October 22, 2008

Mother of Tears (2007)

It was a long time coming, but eventually director Dario Argento got around to completing his Three Mothers trilogy. The trilogy started with Suspiria (my all time favourite movie), and was followed by the impressive Inferno, and I have to admit that I was looking forward to the final entry. Of course, over recent years Argento has been off the boil and maybe his best movies are in the past, but hope springs eternal as they say. So, I went into this movie hoping for the best and expecting the worst.

The movie starts off with the discovery of an ancient casket in Rome. The casket is shipped over to a local museum where Sarah (Asia Argento) and her colleague foolishly decide to open it. Before you can swing a monkey all Hell breaks loose with the colleague being mercilessly ripped apart by unknown assailants.

Unbeknownst to them they have awakened the Mother of Tears, or Mater Lachrymarum, an evil bitch whose effects on the folk of Rome is devastating; mothers drown their babies, fights break out and general chaos ensues.

As luck would have it though Sarah's mother helped destroy one of the previous Mothers and passed some of her powers onto her. The Mother of Tears knows this and is all set on killing Sarah. At the same time, after some horrendous acting and a word from her mother in ghost form, Sarah realises that she needs to destroy the Mother of Tears before it is too late.

Firstly, I'll get this out of the way, some of the acting here is pretty damned bad, the story doesn't always make coherent sense and the ending is piss poor. But, and it is a big but (and I cannot lie) I really enjoyed this movie. I mean really enjoyed it. Visually it was terrific, with Argento at his goriest best, I don't think I have seen gore like this in one of his movies and at times it is quite shocking. Aside from that though the whole atmosphere of the movie is filled with an evil dread that seeps out of the screen. He may not do plots well, but boy can he create atmosphere.

Having Claudio Simonetti doing the score helped this no end, the closing theme with vocals by Dani Filth was just perfect.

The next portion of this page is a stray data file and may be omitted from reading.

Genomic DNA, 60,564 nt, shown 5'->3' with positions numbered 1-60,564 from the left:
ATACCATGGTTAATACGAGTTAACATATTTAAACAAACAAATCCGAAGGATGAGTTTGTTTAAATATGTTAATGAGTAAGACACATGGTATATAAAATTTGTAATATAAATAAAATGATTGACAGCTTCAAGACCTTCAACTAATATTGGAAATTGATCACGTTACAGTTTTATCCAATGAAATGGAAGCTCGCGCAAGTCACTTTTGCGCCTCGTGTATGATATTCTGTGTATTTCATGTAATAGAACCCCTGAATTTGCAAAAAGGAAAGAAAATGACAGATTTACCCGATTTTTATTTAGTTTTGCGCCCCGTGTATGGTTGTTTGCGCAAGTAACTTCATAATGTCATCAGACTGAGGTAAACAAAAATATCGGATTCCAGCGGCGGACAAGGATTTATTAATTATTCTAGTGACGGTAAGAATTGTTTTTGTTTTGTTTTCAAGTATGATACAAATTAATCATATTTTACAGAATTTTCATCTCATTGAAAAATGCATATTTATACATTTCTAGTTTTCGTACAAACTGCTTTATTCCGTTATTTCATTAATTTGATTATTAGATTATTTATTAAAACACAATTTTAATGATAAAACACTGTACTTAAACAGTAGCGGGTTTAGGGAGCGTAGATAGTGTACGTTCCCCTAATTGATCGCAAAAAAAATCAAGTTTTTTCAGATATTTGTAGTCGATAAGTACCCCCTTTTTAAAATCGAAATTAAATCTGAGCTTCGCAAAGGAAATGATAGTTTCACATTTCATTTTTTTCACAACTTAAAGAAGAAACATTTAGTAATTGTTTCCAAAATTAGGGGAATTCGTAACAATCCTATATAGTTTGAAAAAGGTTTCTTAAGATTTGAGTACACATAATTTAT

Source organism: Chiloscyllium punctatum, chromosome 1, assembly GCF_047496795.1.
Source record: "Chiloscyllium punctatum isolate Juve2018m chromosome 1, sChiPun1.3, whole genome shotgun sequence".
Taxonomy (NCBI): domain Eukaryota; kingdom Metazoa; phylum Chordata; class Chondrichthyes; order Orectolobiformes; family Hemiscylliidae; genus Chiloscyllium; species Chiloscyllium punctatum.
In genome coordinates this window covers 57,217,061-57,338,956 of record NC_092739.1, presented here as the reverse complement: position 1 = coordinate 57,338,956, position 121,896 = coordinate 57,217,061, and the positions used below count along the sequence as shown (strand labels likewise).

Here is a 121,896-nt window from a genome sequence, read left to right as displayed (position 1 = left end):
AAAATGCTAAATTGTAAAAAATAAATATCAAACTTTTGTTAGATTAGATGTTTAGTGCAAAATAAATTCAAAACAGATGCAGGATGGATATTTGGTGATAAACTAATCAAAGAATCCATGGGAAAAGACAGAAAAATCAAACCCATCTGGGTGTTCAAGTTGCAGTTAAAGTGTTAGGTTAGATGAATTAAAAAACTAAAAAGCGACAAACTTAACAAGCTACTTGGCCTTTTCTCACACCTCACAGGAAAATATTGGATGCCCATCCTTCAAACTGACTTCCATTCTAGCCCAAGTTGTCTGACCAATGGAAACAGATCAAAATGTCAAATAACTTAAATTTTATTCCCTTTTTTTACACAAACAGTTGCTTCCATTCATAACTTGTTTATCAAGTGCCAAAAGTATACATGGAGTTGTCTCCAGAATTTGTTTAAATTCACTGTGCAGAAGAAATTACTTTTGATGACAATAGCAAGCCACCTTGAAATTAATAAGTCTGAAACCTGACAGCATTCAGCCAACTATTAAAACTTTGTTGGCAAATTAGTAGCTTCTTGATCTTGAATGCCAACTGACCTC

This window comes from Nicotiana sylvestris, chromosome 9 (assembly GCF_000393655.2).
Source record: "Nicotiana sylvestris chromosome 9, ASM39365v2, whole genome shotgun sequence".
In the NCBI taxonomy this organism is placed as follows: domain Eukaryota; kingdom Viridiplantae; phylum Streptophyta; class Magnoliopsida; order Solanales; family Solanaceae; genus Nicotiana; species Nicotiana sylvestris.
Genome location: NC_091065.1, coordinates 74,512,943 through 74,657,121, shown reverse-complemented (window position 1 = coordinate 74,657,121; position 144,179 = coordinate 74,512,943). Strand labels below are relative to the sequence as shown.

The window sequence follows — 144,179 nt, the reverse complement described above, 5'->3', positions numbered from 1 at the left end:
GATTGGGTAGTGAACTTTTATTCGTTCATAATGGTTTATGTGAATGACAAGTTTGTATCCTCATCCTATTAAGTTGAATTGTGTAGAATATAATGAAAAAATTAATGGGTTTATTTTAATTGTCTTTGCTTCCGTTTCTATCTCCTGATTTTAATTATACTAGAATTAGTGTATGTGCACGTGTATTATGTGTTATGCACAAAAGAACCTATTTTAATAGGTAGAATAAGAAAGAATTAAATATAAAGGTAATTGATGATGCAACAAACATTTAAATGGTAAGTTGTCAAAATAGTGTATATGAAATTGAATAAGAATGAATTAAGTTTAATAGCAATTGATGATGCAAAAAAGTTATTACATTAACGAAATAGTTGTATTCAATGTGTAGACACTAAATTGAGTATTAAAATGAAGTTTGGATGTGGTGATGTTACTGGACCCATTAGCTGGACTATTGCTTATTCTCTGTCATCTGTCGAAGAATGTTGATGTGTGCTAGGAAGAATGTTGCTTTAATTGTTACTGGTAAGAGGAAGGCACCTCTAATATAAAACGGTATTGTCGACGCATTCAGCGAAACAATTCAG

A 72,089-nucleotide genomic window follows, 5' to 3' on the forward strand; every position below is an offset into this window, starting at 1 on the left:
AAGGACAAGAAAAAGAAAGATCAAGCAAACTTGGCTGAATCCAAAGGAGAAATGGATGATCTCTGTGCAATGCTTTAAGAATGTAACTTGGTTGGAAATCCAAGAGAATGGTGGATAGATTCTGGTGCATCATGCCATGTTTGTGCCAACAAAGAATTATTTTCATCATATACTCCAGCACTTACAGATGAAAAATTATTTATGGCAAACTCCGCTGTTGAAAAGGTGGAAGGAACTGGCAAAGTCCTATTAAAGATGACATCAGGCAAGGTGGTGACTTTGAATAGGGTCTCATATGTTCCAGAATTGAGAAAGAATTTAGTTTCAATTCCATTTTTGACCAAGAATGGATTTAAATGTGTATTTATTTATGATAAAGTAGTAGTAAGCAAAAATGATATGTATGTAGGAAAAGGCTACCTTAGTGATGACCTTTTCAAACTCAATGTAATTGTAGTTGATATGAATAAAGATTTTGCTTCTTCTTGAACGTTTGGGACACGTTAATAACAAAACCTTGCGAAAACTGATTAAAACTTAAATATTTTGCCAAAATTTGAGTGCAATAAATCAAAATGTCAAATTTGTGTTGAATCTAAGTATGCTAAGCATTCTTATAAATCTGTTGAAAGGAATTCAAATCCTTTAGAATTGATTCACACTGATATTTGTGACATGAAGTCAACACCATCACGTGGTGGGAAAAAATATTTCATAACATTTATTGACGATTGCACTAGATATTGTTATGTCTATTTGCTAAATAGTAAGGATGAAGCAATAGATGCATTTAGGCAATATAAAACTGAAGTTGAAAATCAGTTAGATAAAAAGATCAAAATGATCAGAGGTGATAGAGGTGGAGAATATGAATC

There is an element of fanboy gushing about this review, but believe me I was ready to rip the guts out of it had it not lived up to at least some of my expectations, as I really do expect a lot from Argento. I can honestly say though that I thought this was a good movie. Sure, the acting wasn't good, looking at Asia makes up for it though. Also at times it seemed as though Dario was rushing from one scene to another, without giving the story enough time to develop properly.

On the whole though I thought this was a success. It's not anywhere near as good as Suspiria, but it is more accessible than Inferno. It'll probably not win him any new fans due to the confusing story, and doubtless piss off some of his older fans, but as a visual spectacle this was good stuff indeed. I'm looking forward to sitting through it again as I type.

Rating 3 stars

Review by Jude Felton

October 20, 2008

Mongol (2007)

When this was first released I had hoped that it would have gotten a wider theatrical release. Alas, it was given one of those delightful "limited" releases, which basically means that next to no-one got to see it on the big screen. Having now seen it I can maybe kind of see why; it really doesn't have mass appeal, despite it being a very good movie. Having said that though I can't quite understand it creeping onto DVD almost unannounced. I only happened to come across it by chance, so when I did I snapped up the chance to finally watch it.

What you don't get with Mongol is scene after scene of Temudjin, later to be Genghis, Khan ravaging Mongolia doing what he was perhaps most famous for. Instead what follows is the early life of the warrior, following him from childhood up until he does finally become known as Genghis Khan. This did make sense when I found out this is intended to be the first of a trilogy following his entire life. That's not to say that there aren't any battle scenes in Mongol, there are, just maybe not quite as many as you might expect.

The story starts off with Temudjin being a nine year old, travelling with his father in search of his future bride. This we will find out is part of the basis for events later on in his life; Mongols aren't supposed to war over a woman, Temudjin did. Anyway, upon returning from his wife-finding expedition Temudjin's father is poisoned, leaving Temudjin as the Khan of his people. However, loyalty to this clan is not a priority for some of the other folk, and Temudjin and his family are basically cast out.

From here on in the story focuses on his struggle to stay out of slavery, his seemingly eternal search for his wife and his eventual rise to power. It is a story of loyalties, betrayals and of the love for his woman, and quie a damned good story it is too. How much of it is based on truths and how much of it was made up for the screen is not for me to say, as I have no idea, but as a slice of cinema it was most enjoyable. Mongol is filled with lavish set pieces, especially the final battle, gorgeous scenery and incredible cinematography.

For me Mongol worked on both levels; first as a stand alone movie, and secondly as a precursor of events to come later in his life. It isn't perfect, there is only so much that you can fit into a two hour movie, so some events seem to be skimmed over whilst others are dwelled on for slightly too long. That being said I did enjoy this for the most part and would recommend it to anyone that likes sweeping epics, the kind that rarely see the light of day in Western cinema these days.

Rating 3 stars

Review by Jude Felton